Your only possible way for recouping the loss of 6 years worth of the underpayment seems to be by taking your union to the courts and getting it from them – and essentially from the subs of other workers.

    Absolute bloody disgrace. Though I’d love to be corrected.

  • Yer Woman

    I was an AO for two years from 2005 to 2007 – will I get any sort of back pay despite moving on to another private sector job?

  • Mark McGregor

    Yer Woman,

    Doesn’t seem automatic, though you should be entitled, I think you or your Union had six months to raise it at a Tribunal or get an agreement from your employer otherwise you could be denied your entitlement for any back payment meaning it may be possible that your only recourse is a civil action against the Union like those linked by Mick above. Even the pension uplifts mat be limited to those retired in the last 6 months.

    Just my reading but given the failings of Unions and employers on this issue for decades I’d go with legal advice over Slugger, DFPNI press releases or Union claims.

  • Jo

    I just await a contribution from Slugger regulars to the effect that anyone in the CS is lucky to have a job, let alone a pay rise.

    Heres news. guys there is justice, and you’ll get yours. 🙂

  • “The most prominent is the forever vacillating Education Minister, who is being edged (excruciatingly) slowly towards compromise with her Unionist colleagues.”

    Mick

    What do you mean by compromise, should a minister who has been put into office to bring the education system of the north into the 21st century compromise on this, funny when Blair was shitting on British workers and Iraqis, almost all of those who are now attacking Caitríona Ruane on slugger backed his stupid bullshit about taking tough choices.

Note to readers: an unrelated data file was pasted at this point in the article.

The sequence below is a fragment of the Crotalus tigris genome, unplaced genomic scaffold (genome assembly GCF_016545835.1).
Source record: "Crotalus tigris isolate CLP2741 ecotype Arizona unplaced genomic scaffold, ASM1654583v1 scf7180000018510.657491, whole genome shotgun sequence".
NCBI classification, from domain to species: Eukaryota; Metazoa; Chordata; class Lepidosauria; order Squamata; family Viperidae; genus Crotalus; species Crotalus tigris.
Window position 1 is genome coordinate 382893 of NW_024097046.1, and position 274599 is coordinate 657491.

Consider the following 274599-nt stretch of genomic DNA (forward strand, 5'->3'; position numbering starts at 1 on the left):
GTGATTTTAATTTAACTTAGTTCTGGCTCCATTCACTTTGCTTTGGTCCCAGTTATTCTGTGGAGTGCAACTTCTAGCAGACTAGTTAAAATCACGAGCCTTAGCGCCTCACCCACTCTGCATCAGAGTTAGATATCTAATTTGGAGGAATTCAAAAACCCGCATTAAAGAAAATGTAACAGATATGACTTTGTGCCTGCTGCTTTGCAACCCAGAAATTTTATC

What you want is to compromise the educations of the majority of working class children because middle class unionists and nationalist religious bigots wish to ring fence there children’s preferential education at the cost of the majority. [Plus of course maintain their privileged position with their communities. Catholic church]

    There is nothing wrong with compromise if it benefits all, but the old protestant state was full of examples where compromise benefited middle class Unionists against the best interest of both nationalist and unionist working class people. If you wish for the latest set up to fail, be my guest, have a rerun of those days.

    Perhaps it is time the Protestant working classes got up off their knees and ceased forelock tugging to the big house and remembered that these days there is no northern industry for the grand master etc to get them or their children a job in.

  • Comrade Stalin

    There is nothing wrong with compromise if it benefits all, but the old protestant state was full of examples where compromise benefited middle class Unionists against the best interest of both nationalist and unionist working class people.

    I came from a working class background and went to St Malachy’s, and so did lots of the other working class people I knew from there.

  • SetantaBhoy

    Couple of points of clarification here. NIPSA had little alternative but to resort to the law – the Civil Service was beating them up following the debacle a few years ago when they (NIPSA) balloted there members to continue with industrial action. The Union wanted it to continue but the members voted against what the Union wanted.

    Obviously that is democracy in action, and maybe NIPSA where wrong, but you can imagine how that must have affected the negotiations a couple of years when the last two year deal was acceoted by the Union.

    Now they have to do something and this is as good a way as any to get some justice.

    There are lots of ET’s (and at least on Judicial Review) outstanding against the Northern Ireland Civil Service – so far they remain unmoved by them. Perhaps they think the law doesnt affect them?

    There are real issues with low pay in the Civil Service in NI (just compare them to any one else in the UK in the civil service). There are also problems with other Terms and Conditions.

    For example a civil servant in NI gets half the maternity leave of most other civil servants in the UK – ultimately thay have the same employer so why the difference?

    Also worth noting that there are other Unions involved in this, Unison and FDA to name just two, and NIPSA really need to make sure that they represent there members otherwise the other unions may find there membership increasing.

    There is power in a union…